But not only is Jack a backpacker, he’s also a Trail Information Manager with the Pacific Crest Trail Association, and he is increasingly finding himself spending his summer days fielding phone calls from hikers and backpackers seeing smoke and wondering what to do.


On this week’s Valley Edition:  Rising temperatures have changed how wildfires behave - what that means for the future of the Sierra Nevada. 

Plus, living in poverty during the pandemic can be a job in itself. What it takes to keep up with government assistance programs just to survive. 

 And we continue with the wildfire smoke investigation from NPR’s California Newsroom. Listen to these stories and more in the podcast above. 


Great news: our podcast has been featured on The California Report Magazine, a weekly radio show and podcast produced by our friends at KQED. Every week, they share creative, sound-rich stories that take listeners on “road trip for the ears and the imagination,” and today they’ve dedicated an entire episode to Escape From Mammoth Pool.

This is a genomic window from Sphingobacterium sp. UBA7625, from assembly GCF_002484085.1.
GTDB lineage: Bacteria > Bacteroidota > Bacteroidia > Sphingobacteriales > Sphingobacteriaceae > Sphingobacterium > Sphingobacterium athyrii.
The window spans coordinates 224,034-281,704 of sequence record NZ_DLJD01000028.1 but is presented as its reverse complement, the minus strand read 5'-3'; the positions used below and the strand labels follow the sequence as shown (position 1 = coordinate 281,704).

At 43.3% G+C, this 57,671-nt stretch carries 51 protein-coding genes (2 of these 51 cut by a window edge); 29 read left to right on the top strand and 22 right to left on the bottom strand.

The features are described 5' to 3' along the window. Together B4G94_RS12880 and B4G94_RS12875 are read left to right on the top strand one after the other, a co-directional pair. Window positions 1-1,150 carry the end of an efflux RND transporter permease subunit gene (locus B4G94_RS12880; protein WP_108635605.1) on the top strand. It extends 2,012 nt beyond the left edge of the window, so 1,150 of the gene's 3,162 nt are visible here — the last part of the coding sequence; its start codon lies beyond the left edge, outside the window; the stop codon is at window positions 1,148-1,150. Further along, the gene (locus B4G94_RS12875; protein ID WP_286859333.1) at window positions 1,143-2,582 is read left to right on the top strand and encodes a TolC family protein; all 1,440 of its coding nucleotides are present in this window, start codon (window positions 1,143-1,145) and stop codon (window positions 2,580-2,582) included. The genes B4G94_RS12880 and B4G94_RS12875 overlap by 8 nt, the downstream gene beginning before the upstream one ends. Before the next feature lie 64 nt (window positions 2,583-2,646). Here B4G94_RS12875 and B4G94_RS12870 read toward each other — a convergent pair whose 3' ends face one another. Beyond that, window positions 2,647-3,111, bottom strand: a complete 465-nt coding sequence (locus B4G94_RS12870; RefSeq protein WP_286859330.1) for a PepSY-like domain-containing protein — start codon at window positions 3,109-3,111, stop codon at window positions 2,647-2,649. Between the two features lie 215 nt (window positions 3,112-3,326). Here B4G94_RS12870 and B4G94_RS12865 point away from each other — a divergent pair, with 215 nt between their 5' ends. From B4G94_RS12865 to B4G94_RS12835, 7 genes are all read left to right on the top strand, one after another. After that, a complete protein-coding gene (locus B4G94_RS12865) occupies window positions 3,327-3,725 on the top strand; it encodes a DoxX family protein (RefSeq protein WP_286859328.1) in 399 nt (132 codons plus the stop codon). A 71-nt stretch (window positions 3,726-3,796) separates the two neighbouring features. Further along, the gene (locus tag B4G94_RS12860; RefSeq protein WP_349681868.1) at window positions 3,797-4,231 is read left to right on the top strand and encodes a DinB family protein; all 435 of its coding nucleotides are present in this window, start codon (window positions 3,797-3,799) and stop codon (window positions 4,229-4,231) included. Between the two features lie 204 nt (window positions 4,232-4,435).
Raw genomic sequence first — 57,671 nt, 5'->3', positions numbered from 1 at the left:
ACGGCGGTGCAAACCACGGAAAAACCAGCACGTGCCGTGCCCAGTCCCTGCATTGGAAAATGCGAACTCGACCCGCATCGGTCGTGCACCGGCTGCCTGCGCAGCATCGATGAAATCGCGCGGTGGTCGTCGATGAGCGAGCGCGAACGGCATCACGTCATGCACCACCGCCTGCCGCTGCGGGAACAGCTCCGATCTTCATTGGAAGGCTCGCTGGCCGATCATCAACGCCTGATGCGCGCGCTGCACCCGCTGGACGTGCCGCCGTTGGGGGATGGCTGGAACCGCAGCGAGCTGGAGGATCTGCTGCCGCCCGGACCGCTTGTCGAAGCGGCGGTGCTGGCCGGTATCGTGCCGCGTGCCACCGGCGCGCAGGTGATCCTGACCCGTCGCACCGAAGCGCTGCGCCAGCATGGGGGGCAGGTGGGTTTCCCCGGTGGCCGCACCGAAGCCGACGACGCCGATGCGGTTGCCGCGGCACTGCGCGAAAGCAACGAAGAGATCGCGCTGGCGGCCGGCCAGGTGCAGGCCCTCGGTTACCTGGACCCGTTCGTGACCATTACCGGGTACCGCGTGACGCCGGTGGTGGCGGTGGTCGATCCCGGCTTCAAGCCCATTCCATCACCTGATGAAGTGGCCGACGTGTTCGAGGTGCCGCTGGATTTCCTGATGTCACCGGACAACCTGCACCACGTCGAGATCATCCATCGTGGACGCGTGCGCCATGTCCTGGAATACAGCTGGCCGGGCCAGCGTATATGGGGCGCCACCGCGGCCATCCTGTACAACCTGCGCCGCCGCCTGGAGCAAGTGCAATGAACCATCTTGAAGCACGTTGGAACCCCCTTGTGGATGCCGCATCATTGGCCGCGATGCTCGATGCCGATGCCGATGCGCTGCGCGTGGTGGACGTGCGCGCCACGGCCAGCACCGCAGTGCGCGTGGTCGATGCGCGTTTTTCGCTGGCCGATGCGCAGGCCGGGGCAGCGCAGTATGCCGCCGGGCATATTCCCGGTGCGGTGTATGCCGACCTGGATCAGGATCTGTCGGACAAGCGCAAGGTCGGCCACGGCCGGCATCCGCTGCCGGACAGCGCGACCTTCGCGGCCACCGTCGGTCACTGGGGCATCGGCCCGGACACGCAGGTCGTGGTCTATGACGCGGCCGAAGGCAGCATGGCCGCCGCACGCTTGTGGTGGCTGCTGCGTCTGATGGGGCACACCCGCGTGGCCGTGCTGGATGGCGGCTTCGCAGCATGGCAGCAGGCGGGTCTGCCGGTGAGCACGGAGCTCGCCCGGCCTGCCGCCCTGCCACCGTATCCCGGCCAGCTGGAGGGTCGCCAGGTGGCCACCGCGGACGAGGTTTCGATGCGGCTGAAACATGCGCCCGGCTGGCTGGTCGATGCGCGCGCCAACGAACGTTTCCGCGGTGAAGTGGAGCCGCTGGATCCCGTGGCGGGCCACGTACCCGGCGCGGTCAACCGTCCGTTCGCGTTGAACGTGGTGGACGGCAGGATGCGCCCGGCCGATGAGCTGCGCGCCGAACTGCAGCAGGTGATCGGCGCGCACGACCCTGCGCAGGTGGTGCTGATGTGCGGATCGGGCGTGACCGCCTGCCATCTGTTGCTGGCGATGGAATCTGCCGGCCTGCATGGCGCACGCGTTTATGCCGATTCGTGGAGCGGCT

Joseph Rosamond

In an earlier episode of this podcast, Chief Warrant Officer Joseph Rosamond, a helicopter pilot with the California Army National Guard, went so far as to say that flying the rescue mission at Mammoth Pool Reservoir “was the most dangerous, most risky thing I've ever gotten myself into.” What you haven’t heard is just how harrowing those flights were—particularly the one in which Rosamond and his crew loaded in three times as many people as the helicopter is rated for.



On this week’s Valley Edition: The Youth Squad. A group of high school students who are working hard to get other teens vaccinated. 

Plus, why some West Fresno residents are concerned about preserving access to social services in their community.

And the effect of wildfire smoke on your health. Listen to these stories and more in the podcast above. 

Alex Tettamanti

A year after the Creek Fire ignited in the Sierra Nevada, Madera County is facing a lawsuit related to injuries sustained by campers who became trapped by the fire in the backcountry. The 11 plaintiffs on the lawsuit suffered burns and other injuries while camping near Mammoth Pool Reservoir when the intense, fast-moving fire began. 

Rolando Rosales